Aaron Hernandez. Rob Gronkowski. Jimmy Graham. Vernon Davis.
These four dynamic tight ends are changing the NFL forever. They were born from the seeds planted by Tony Gonzalez and Antonio Gates, and more like them will populate the landscape of the league for years to come.
But of this revolutionary quartet of emerging tight ends, Hernandez may be the most versatile. In fact, one would have a difficult time finding any player who lines up at wide receiver, slot, tight end and fullback all in one game in the modern era of professional football. He did just that in the team’s Week 17 win over the Bills, and the ball was thrown his way in each of those positions.
Last week, Hernandez revisited his roots as a running back in high school. He rushed for a team-high 61 yards off of five carries to go with his four catches for 55 yards and a receiving touchdown in the Patriots’ 45-10 beatdown of the Broncos to advance to the AFC Championship Game.
He had an opportunity to add a rushing touchdown when he took a red-zone carry in the fourth quarter, but his collision with Denver linebacker Joe Mays forced him to come off the field to receive concussion tests. He told reporters after the game, “I’m good.”
The apparent head injury must not have measured up to the headaches Hernandez has given opposing defenses since he entered the pros. Many questioned New England’s decision to draft the former Gator in the fourth round in 2010 after already selecting Arizona’s Rob Gronkowski two rounds earlier. Now, in just their second years, the duo has become the league’s best ever tight end tandem.
Hernandez and Gronkowski finished the regular season with at least 900 yards apiece, which has never been done before in the NFL.
Gronkowski couldn’t praise his counterpart enough after Hernandez put together a season-best seven catches for 138 yards while adding 26 more yards on the ground in the Patriots’ 49-21 win over the Bills to finish the regular season.
“It just shows what he can do, his versatility,” Gronkowski said of Hernandez when speaking to The Boston Globe. “He’s unbelievable when he has the ball in his hands, he can make defenders miss at all times no matter what part of the field he’s on. You saw a couple of other times when he made the guys miss when he caught the ball behind the line of scrimmage. He’s an unbelievable player. I love playing next to him. It helps so much.”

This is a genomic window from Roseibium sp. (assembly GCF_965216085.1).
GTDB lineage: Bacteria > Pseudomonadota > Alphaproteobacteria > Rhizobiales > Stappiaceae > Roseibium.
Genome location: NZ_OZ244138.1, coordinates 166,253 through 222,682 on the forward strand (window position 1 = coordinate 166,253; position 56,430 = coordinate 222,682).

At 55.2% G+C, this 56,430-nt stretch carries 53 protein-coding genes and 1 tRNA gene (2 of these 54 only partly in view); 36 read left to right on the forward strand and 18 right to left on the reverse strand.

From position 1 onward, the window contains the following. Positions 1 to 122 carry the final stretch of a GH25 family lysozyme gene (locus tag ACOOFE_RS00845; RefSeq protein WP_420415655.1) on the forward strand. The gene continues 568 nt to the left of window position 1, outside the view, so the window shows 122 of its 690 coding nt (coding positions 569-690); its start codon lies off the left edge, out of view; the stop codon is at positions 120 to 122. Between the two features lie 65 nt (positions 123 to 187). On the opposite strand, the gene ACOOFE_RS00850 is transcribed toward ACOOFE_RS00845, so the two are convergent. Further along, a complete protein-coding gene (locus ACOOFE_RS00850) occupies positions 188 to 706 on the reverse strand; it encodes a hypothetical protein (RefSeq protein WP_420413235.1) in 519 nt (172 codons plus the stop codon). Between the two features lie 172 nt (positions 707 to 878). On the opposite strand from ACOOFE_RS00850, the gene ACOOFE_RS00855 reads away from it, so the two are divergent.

Nonetheless, the two are faced with a dilemma at the moment: choosing a nickname. Plenty have been proposed, but the best ones I’ve seen are (in order of my favorite to least favorite):
1) Pain and Able
2) Clash of the Tight Ends (This would never stick, but it’s so clever)
3) Shake and Quake
5) Flight 8781
6) Boston TE Party (This only makes sense in print I guess)
Don’t hesitate to give your opinion on these or come up with your own.
“Pain and Able” will have a much tougher time coming up with a way to make plays against the stingy Ravens linebacking corps that includes Ray Lewis and Terrell Suggs.
On the other hand, even Baltimore may not have an answer for the creative schemes being devised by New England offensive coordinator Bill O’Brien, especially when Hernandez, Gronkowski and Wes Welker line up in a trips formation.
The fact that O’Brien has trusted Hernandez in the playoffs this season is a testament to how hard the 6-foot-1, 245-pound Hernandez has worked on the weaknesses that limited his playing time in last year’s postseason.
As a rookie, Hernandez struggled to find the soft spots against zone defenses during the playoffs. He was also a liability as a blocker. He’s improved dramatically in both areas, and that’s a big reason Hernandez was such an integral part of the offense on Saturday.
For the season, Hernandez has 83 catches for 965 yards with about 500 of those yards coming after the catch. He also has 106 rushing yards on just 10 carries. His production this season has come despite missing three games after spraining the MCL in his left knee in Week 2 against the Chargers.
Hernandez, Gronkowski, Graham and Davis are all forcing scouts to re-examine the value of a versatile tight end. Any team would love to have a player who’s just as big and just as good a blocker as an offensive lineman, stronger than a linebacker, faster than a cornerback and more sure-handed than a receiver.
Those kind of tight ends seem to be making a huge impact in the pass-happy league the NFL is becoming, and they’ll certainly capture the attention of franchises for years to come.
And they’ll be out there, but finding one as versatile as Hernandez won’t be easy.
Photo by The Associated Press